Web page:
Diabetes Self-Management Blog

When my children were born, one of my wishes for them was to live a diabetes-free life. While I knew that I couldn’t control them getting Type 1 diabetes, I did — and do — feel empowered to take steps that could prevent them from developing Type 2 diabetes. Because Type 2 runs in my husband’s family, I knew that my children were vulnerable genetically and that it was important for me to raise them eating healthful foods and avoiding becoming overweight or obese.

Don’t get me wrong — my children are children and enjoy their treats! But with my plan for healthful eating, I figure they eat about 90% healthful food and 10% junk (popsicles at the swimming pool, cake at birthday parties, etc.).

One of the important ways that I have gotten my kids interested in healthful food is by cooking with them from when they were toddlers. Cooking together has gotten them interested in where our food comes from and what goes into it. Cooking simple recipes with good ingredients has also been a way for us to avoid processed foods, full of hidden ingredients like corn syrup that can add empty calories to what we’re consuming.

This fall, my new cookbook, The Kitchen Classroom, will be released by Woodbine House publishers. It contains 32 recipes designed for getting parents and children into the kitchen together. I developed many of the techniques that I use in the book in working with my son, George, 7, who has autism. For George, cooking has not only been a path to good health but also to acquiring important developmental skills.

I know how busy life is when you are a parent, and I know how easy it is to buy prepackaged foods or take-out. The Kitchen Classroom is full of very simple recipes that will not take hours of your time — and they will give you an opportunity to reconnect with your children after everyone has had a busy day. Here are some simple ideas that can get you started cooking with your kids right now:

  • Make “ABC” veggies. We cut different colored peppers into thin strips and tomatoes into round curves. Using these pieces, spell out your child’s name in “veggie letters.” You can play with making other fun words and can change up the veggies, too — carrot sticks work well, and avocados make good round pieces.
  • Make a fruit salad. Choose everyone’s favorite fruit and chop it up together. Children as young as two can work with a butter knife slicing a banana. My kids love to pull grapes off the stems and drop them into a bowl. Try all different kinds of combinations — this is a great way to introduce new fruits.
  • Blend up fruit smoothies. These can make a fantastic breakfast or after-school snack. My kids get excited about pushing the blender buttons on their own! Use a nonfat yogurt as a base, squeeze in a little honey, and drop in pieces of fresh and frozen fruit. For a nondairy smoothie, I use equal parts almond milk and orange juice as a base.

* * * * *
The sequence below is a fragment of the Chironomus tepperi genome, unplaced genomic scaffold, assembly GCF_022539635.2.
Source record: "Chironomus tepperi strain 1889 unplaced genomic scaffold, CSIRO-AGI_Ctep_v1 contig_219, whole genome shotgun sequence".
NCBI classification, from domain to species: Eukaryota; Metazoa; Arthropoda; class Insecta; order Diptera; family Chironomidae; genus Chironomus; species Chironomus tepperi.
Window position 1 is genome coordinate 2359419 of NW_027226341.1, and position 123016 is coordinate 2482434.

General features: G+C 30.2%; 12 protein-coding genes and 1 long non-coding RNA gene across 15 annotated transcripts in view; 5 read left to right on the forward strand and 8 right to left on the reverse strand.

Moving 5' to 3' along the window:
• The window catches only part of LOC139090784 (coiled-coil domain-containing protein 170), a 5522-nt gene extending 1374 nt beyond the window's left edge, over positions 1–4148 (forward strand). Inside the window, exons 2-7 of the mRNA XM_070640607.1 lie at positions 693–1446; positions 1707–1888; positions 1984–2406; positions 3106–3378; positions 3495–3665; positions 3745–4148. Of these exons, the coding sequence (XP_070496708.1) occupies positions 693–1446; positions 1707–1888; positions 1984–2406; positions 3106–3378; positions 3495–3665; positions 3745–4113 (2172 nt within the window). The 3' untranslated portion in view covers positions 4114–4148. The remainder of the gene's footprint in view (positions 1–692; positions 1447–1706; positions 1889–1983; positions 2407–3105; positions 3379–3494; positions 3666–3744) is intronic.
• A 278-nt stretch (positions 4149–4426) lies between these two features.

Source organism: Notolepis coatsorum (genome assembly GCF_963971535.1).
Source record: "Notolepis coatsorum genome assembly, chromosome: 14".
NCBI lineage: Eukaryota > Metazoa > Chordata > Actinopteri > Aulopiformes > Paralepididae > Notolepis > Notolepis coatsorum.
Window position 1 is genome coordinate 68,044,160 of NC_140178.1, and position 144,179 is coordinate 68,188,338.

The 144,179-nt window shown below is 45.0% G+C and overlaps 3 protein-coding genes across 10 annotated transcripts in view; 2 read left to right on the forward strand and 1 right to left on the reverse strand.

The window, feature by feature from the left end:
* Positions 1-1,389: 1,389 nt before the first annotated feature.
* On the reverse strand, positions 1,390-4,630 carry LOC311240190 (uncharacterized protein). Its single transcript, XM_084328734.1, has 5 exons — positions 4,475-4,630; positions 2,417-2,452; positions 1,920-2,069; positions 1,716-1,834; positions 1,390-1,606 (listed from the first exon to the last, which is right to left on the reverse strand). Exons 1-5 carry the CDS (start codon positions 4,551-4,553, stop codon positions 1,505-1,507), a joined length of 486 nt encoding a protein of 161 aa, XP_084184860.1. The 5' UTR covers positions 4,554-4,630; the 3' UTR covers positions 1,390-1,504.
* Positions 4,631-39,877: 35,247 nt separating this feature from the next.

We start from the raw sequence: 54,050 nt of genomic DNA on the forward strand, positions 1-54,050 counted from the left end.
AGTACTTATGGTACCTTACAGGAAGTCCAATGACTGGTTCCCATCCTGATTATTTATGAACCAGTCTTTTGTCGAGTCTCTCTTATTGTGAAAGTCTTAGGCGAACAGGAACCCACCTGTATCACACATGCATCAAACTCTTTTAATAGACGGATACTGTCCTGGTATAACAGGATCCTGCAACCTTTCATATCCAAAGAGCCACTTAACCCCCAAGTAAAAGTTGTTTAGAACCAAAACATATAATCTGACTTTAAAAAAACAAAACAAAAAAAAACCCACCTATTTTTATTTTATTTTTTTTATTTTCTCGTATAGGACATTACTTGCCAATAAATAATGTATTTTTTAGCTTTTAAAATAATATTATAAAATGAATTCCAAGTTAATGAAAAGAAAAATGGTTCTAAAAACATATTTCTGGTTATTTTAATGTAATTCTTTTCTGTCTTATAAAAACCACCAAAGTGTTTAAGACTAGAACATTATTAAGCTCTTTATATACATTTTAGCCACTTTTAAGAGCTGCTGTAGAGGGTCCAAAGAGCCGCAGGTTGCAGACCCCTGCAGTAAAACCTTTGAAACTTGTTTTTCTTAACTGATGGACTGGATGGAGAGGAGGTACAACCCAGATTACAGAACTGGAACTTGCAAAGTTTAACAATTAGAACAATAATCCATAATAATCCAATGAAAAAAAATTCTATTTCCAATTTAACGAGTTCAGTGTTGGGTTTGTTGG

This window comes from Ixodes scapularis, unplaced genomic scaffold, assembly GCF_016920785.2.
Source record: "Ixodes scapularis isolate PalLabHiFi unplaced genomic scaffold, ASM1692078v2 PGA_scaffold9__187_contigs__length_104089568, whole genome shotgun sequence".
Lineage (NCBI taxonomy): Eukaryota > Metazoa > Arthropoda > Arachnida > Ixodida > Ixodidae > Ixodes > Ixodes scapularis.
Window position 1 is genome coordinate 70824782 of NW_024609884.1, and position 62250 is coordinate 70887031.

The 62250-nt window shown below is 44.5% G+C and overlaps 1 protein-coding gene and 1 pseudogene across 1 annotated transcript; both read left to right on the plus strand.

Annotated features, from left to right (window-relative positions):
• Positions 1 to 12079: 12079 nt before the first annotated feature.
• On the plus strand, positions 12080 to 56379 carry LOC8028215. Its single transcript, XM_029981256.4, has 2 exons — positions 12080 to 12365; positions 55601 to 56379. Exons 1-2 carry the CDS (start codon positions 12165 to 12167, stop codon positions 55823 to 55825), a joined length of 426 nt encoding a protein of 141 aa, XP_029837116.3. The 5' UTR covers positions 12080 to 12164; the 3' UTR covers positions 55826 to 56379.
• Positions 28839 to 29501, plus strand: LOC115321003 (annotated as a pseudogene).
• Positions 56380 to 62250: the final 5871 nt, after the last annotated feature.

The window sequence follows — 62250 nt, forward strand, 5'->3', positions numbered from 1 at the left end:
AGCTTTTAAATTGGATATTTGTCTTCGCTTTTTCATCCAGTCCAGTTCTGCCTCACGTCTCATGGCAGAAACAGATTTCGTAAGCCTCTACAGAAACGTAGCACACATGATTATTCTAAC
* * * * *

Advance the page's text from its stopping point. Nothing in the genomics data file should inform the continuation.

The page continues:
These are just a few ideas to get you started! What kinds of things do you like to cook with your kids? How do you teach your kids about nutrition and well-being? I would love to hear about this very important part of being a parent from other parents.

Be well!


  1. This is a very informative post. If you start children to love veggies and friuts at an early age, then they will definately desire that food more than the junk foods.

    Most parents will tell you that their children don’t eat veggies and fruits, but if you ask them if they ever give their children these foods on a regular basis, they will tell you no.

    How are you expecting the child to love something that you the parent have not been giving to them or they see you eating them.

    Posted by GrandmaMauds |
  2. Southern cooking is a great way to get kids to start loving veggies and fruits too.
    Because as you get creative with the foods, you make the kids forget that they are eating and think it’s just a great tasting meal.

    Posted by GrandmaMauds |
  3. I heartily agree! It is really important to keep those fruits & veggies coming — and to try them in fun and different ways!

    Posted by Gabrielle |
  4. I’m looking for different drinks and meals using Oranges. My Dad has this Orange fruit business and I want to capitalize on it. I’ll use some of your ideas thanks

    Posted by Natalie D - Orange Juice Mom |
  5. These are great way to preserve our kids stay healthy also teach them about nutrition and fun cooking of course. Thanks for sharing this information. It’s bring me an idea to do same way like you do with my kids.

    Posted by Aldo Mc Bride |
  6. If you start children to love veggies and friuts at an early age, then they will definately desire that food more than the junk foods.

    Most parents will tell you that their children don’t eat veggies and fruits

    Posted by ffxiv gil |

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